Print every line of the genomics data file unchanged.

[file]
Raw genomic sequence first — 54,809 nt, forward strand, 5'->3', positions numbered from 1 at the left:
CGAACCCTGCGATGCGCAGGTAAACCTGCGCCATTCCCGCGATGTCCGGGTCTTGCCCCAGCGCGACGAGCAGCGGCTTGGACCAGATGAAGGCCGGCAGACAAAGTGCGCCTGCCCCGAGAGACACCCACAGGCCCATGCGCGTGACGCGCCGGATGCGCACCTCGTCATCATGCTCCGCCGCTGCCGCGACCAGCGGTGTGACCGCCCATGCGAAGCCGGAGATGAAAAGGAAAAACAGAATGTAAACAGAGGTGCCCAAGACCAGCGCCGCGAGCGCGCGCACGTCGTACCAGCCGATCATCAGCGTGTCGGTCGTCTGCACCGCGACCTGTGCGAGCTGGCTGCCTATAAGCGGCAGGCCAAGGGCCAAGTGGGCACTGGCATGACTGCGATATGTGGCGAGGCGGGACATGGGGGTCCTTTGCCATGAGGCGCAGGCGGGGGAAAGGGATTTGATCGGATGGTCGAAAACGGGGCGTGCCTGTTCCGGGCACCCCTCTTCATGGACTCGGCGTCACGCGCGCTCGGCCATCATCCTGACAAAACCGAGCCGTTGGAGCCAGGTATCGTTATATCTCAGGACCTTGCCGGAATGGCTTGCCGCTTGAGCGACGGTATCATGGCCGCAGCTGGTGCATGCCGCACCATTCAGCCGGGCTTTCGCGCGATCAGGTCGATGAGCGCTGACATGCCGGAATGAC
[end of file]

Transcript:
Raw genomic sequence first — 54,809 nt, forward strand, 5'->3', positions numbered from 1 at the left:
CGAACCCTGCGATGCGCAGGTAAACCTGCGCCATTCCCGCGATGTCCGGGTCTTGCCCCAGCGCGACGAGCAGCGGCTTGGACCAGATGAAGGCCGGCAGACAAAGTGCGCCTGCCCCGAGAGACACCCACAGGCCCATGCGCGTGACGCGCCGGATGCGCACCTCGTCATCATGCTCCGCCGCTGCCGCGACCAGCGGTGTGACCGCCCATGCGAAGCCGGAGATGAAAAGGAAAAACAGAATGTAAACAGAGGTGCCCAAGACCAGCGCCGCGAGCGCGCGCACGTCGTACCAGCCGATCATCAGCGTGTCGGTCGTCTGCACCGCGACCTGTGCGAGCTGGCTGCCTATAAGCGGCAGGCCAAGGGCCAAGTGGGCACTGGCATGACTGCGATATGTGGCGAGGCGGGACATGGGGGTCCTTTGCCATGAGGCGCAGGCGGGGGAAAGGGATTTGATCGGATGGTCGAAAACGGGGCGTGCCTGTTCCGGGCACCCCTCTTCATGGACTCGGCGTCACGCGCGCTCGGCCATCATCCTGACAAAACCGAGCCGTTGGAGCCAGGTATCGTTATATCTCAGGACCTTGCCGGAATGGCTTGCCGCTTGAGCGACGGTATCATGGCCGCAGCTGGTGCATGCCGCACCATTCAGCCGGGCTTTCGCGCGATCAGGTCGATGAGCGCTGACATGCCGGAATGAC